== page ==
Design of an optical response system for characterization of hyperoped silicon photodetectors

Date of Award


Degree Name

M.S. in Electro-Optics


Department of Electro-Optics and Photonics


Advisor: Jay Mathews


Silicon photonics requires the realization of CMOS-compatible infrared detectors for large scale integration. One possible solution for infrared detection in Si is through the use of hyperdoping, where supersaturated solutions of impurities in Si are produced in order to create intermediate bands in between the valence and conduction bands in Si. Sub-band gap photoconductivity was recently demonstrated in a prototype photodetector fabricated from Si hyperdoped with Au, with infrared response at wavelengths as long as 2 æm. The thesis focuses on the design and fabrication of an optical and electrical measurement system for the characterization of prototype photodiode detectors fabricated from Au-hyperdoped material in order to further its development. Measurement of detector response at long wavelengths requires design of an optical system that can deliver long wavelength light to the device and an electrical system that can measure the (possibly small) photocurrent induced in the detector. An optical system was designed and implemented using a purpose-built tungsten halogen lamp and monochromator as the illumination source, with a custom infrared lensed fiber to deliver the light. In order to characterize on-chip devices, a micro-probe station was employed for electrical connectivity. The system measures electrical response by modulating the incident light with an optical chopper and measuring the change in voltage across a series resistor using a lock-in amplifier as the wavelength is changed. The intensity output of the optical system was measured using calibrated photodiodes covering the wavelength range 800-2600 nm. The system showed measureable light over the entire wavelength range. To couple the max amount of IR to the detector, a large NA and core size silica fiber and a small filament, high power light source are considering to substitute into the system. And the ultimately illumination power can be increased by 25 times. This demonstrates that this system can be used to characterize detectors fabricated from Au-hyperdoped Si.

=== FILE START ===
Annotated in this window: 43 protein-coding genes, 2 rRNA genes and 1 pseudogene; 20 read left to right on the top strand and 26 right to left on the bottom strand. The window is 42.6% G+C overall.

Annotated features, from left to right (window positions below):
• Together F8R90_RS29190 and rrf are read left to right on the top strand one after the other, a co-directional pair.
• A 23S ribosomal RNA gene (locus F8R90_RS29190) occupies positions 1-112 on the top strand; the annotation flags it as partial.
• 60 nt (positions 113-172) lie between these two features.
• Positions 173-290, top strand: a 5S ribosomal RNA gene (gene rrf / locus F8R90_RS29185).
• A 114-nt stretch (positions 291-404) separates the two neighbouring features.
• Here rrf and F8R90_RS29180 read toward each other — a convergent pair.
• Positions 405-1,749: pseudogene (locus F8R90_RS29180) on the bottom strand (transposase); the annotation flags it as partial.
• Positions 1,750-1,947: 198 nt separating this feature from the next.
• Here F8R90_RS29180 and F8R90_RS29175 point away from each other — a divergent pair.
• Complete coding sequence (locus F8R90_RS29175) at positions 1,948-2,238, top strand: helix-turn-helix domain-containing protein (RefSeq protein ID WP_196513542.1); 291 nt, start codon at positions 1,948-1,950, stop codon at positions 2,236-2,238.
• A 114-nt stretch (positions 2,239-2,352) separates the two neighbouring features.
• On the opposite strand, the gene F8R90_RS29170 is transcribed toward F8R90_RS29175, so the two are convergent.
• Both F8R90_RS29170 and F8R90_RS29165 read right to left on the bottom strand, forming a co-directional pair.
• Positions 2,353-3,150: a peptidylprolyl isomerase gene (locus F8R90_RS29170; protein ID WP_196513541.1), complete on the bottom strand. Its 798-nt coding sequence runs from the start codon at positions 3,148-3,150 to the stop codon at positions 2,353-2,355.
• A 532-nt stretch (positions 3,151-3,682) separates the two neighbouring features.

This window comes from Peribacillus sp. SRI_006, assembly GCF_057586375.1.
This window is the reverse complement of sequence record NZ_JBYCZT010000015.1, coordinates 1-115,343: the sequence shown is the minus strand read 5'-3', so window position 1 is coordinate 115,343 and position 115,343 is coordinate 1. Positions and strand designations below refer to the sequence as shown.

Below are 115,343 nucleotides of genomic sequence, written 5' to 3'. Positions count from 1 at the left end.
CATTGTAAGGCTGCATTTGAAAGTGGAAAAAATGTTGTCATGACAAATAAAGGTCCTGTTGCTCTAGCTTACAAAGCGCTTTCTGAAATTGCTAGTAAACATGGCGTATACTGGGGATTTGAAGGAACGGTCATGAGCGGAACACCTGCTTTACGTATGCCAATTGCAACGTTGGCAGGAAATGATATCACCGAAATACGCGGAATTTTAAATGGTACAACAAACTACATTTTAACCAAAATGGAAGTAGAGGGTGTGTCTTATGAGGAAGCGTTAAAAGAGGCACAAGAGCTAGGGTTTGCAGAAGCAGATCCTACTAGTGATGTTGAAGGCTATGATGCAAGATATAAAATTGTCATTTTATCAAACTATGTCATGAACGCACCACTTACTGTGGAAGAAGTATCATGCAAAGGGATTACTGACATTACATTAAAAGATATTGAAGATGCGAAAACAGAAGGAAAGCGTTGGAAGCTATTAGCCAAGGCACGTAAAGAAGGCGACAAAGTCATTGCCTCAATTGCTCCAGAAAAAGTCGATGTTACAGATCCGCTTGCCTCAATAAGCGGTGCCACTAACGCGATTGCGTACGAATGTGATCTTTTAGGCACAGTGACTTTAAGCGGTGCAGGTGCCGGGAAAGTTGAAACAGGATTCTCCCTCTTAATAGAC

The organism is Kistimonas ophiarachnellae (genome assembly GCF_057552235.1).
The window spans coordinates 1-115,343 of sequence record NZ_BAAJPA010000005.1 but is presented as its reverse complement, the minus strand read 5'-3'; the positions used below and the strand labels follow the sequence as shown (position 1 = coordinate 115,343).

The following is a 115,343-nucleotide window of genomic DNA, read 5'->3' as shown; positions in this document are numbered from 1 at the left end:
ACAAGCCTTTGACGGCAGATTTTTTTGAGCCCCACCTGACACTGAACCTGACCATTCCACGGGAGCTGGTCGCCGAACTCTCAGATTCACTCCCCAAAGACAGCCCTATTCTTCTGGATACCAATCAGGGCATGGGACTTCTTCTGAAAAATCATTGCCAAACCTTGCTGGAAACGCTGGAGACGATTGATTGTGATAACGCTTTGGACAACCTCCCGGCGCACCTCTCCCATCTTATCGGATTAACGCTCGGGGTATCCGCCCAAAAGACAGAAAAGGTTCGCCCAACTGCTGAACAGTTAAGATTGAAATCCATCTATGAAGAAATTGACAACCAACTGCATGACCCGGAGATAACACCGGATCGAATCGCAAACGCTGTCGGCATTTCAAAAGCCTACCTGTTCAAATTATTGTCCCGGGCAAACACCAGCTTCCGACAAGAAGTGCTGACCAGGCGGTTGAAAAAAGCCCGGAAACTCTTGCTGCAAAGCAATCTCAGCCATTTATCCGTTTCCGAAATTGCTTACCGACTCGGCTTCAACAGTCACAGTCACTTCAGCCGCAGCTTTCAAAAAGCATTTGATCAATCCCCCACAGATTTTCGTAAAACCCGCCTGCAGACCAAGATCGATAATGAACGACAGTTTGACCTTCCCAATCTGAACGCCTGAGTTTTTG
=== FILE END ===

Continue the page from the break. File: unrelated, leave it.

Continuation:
Optical detectors Testing, Optical detectors Properties, Photoconductivity, Electrical Engineering, Materials Science, Hyperdoped Si, optical system, IR material

Rights Statement

Copyright © 2016, author